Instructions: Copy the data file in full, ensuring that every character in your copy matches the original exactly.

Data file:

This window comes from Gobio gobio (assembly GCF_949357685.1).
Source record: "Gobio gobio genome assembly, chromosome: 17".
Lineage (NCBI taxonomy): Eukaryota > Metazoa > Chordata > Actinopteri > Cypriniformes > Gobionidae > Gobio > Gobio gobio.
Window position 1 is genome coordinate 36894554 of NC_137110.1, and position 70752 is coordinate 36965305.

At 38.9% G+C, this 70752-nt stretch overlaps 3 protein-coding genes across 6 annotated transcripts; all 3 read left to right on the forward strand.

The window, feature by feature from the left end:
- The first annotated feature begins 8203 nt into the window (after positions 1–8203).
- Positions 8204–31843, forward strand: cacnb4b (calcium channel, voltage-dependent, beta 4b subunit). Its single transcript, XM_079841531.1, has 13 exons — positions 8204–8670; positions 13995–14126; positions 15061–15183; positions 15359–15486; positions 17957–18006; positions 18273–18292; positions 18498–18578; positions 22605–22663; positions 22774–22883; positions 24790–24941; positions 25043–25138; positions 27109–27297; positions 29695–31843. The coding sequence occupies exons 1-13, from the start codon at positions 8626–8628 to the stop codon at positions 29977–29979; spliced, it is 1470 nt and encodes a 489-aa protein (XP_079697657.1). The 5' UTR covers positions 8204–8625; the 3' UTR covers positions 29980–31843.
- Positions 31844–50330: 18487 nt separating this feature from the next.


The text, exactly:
This window comes from Gobio gobio (assembly GCF_949357685.1).
Source record: "Gobio gobio genome assembly, chromosome: 17".
Lineage (NCBI taxonomy): Eukaryota > Metazoa > Chordata > Actinopteri > Cypriniformes > Gobionidae > Gobio > Gobio gobio.
Window position 1 is genome coordinate 36894554 of NC_137110.1, and position 70752 is coordinate 36965305.

At 38.9% G+C, this 70752-nt stretch overlaps 3 protein-coding genes across 6 annotated transcripts; all 3 read left to right on the forward strand.

The window, feature by feature from the left end:
- The first annotated feature begins 8203 nt into the window (after positions 1–8203).
- Positions 8204–31843, forward strand: cacnb4b (calcium channel, voltage-dependent, beta 4b subunit). Its single transcript, XM_079841531.1, has 13 exons — positions 8204–8670; positions 13995–14126; positions 15061–15183; positions 15359–15486; positions 17957–18006; positions 18273–18292; positions 18498–18578; positions 22605–22663; positions 22774–22883; positions 24790–24941; positions 25043–25138; positions 27109–27297; positions 29695–31843. The coding sequence occupies exons 1-13, from the start codon at positions 8626–8628 to the stop codon at positions 29977–29979; spliced, it is 1470 nt and encodes a 489-aa protein (XP_079697657.1). The 5' UTR covers positions 8204–8625; the 3' UTR covers positions 29980–31843.
- Positions 31844–50330: 18487 nt separating this feature from the next.